The Calgary Flames’ list of ailments has grown by two key ones. The club announced today that veteran defenseman Dennis Wideman (fractured hand, out 6 to 8 weeks) and rookie forward Sean Monahan (hairline fracture in foot, week to week) have been placed on injured reserve.
In response, the Flames have called up center Paul Byron from AHL Abbotsford.
Other Calgary players on injured reserve:
— D Mark Giordano (broken ankle, week to week)
— F Curtis Glencross (knee, 2 to 3 weeks)
— F TJ Galiardi (back spasms, day to day)
The Flames have just two wins in their last 10 games and are facing a pair of tough outings in Anaheim Friday and Los Angeles Saturday.
Wideman leads Calgary in average ice time (26:15) and has 12 points in 24 games. Suffice to say, his absence will be felt on a team that was already among the NHL’s worst.
The Los Angeles Kings and Mike Richards may be nearing a settlement in their dispute over Richards’ terminated contract, TSN’s Bob McKenzie is reporting.
You can read the report for all the details, but we’re sure curious about this part:
If a settlement is reached, there’s no word yet on what salary cap penalties the Kings would still face. There’s bound to be something, but not likely as onerous as the full value of Richards’ contract, which carries with it a cap hit of $5.75 million. If there’s a settlement, Richards would undoubtedly become a free agent though there’s no telling at this point what monies he would be entitled to from the Kings in a settlement.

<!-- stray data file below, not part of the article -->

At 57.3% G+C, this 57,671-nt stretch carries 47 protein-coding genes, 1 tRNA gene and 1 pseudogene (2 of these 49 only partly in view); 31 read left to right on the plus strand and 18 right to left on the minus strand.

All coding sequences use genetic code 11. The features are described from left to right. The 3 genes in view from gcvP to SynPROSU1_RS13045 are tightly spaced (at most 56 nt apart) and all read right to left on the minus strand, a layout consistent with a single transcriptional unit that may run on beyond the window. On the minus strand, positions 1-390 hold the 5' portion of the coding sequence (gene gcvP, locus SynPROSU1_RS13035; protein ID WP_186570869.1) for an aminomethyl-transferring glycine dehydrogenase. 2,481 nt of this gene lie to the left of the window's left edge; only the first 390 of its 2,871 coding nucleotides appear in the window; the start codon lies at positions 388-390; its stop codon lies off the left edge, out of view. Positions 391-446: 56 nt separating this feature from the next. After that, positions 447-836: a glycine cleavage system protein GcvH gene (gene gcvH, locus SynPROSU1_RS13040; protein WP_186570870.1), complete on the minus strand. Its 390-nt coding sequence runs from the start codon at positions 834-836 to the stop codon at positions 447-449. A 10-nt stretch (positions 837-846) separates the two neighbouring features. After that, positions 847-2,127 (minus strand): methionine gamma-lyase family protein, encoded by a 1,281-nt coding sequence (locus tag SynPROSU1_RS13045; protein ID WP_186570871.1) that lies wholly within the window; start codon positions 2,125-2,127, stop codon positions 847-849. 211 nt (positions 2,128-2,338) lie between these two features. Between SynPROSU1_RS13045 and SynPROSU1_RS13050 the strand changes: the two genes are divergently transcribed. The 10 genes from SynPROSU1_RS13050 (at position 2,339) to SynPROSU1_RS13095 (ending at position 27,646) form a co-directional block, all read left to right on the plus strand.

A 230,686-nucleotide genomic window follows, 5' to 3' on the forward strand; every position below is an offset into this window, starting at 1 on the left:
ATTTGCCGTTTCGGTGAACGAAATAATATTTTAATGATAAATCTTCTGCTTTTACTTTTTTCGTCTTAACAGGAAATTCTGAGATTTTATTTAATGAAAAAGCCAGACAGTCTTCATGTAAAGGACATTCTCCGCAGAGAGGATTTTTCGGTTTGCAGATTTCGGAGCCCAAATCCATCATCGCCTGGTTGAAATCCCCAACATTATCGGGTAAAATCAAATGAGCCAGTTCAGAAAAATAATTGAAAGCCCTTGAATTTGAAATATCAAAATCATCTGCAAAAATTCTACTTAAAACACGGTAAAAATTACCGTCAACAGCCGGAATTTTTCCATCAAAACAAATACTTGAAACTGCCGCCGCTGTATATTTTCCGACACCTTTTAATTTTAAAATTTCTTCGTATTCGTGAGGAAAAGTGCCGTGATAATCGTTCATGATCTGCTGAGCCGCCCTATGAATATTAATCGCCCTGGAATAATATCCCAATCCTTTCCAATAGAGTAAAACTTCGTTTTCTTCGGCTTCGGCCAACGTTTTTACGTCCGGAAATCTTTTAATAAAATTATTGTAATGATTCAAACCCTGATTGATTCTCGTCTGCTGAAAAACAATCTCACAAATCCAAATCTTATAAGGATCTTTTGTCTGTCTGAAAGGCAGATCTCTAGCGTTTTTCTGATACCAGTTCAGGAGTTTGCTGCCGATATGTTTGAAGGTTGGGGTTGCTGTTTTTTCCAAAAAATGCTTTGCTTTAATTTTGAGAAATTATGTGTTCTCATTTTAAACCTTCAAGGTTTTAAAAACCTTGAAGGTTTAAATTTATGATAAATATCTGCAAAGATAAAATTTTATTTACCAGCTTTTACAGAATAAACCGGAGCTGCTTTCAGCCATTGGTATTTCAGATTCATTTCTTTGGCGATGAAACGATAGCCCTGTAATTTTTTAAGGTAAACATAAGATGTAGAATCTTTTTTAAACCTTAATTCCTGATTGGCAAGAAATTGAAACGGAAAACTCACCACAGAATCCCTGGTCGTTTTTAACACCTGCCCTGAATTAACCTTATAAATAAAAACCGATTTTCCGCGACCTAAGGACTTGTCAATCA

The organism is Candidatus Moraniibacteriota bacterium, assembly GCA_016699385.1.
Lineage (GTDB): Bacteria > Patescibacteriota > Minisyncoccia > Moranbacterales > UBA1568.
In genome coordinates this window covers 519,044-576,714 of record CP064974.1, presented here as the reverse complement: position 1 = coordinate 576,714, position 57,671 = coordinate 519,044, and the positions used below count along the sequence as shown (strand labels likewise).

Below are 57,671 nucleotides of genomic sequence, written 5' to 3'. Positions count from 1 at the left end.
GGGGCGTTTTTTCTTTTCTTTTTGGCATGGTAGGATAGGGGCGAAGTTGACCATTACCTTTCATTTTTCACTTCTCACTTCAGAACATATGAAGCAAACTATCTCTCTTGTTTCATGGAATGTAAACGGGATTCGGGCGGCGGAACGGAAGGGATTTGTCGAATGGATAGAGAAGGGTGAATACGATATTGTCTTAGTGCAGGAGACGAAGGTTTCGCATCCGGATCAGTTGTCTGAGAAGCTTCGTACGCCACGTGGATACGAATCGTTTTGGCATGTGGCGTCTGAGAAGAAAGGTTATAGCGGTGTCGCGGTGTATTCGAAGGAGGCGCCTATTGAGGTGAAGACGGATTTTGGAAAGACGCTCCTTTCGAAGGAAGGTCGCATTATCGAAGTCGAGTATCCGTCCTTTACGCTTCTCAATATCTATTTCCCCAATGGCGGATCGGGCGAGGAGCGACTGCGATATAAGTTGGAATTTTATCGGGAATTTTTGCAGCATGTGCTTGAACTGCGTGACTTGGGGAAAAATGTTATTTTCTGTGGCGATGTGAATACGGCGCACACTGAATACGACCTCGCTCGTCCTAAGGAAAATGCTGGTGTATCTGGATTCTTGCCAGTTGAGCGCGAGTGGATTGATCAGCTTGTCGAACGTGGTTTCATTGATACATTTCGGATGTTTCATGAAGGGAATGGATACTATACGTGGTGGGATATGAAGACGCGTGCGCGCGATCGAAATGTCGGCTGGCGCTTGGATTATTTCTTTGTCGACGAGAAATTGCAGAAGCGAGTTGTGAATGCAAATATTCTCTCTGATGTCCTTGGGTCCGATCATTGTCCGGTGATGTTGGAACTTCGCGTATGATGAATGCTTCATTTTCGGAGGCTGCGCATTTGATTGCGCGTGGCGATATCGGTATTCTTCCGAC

The issue here is precedent, and what this case could set. The NHL and NHLPA can’t allow teams to escape onerous contracts through a back door, and many are adamant that that’s what the Kings were attempting to do in Richards’ case.
The NHL wants to take an educational approach — not a punitive one — to deter its players from using illicit drugs like cocaine.
“My interest is not to go around punishing people,” Bettman told Sportsnet today.
“My interest is getting players to understand the consequences of doing something that could jeopardize this great, once-in-a-lifetime opportunity that they’ve been given, to play in the NHL.”
While some players have expressed surprise at hearing that cocaine use is growing, the anecdotal evidence of substance abuse has been very much in the news, from Jarret Stoll‘s arrest to Mike Richards’ arrest to, more recently, Zack Kassian‘s placement in the NHL/NHLPA’s treatment program.
“We don’t have the unilateral right to do things here. We need the consent of the Players’ Association,” Bettman said. “It’s not about punishment. It’s about making sure we get it to stop.”
Related: Cocaine in the NHL: A concern, but not a crisis?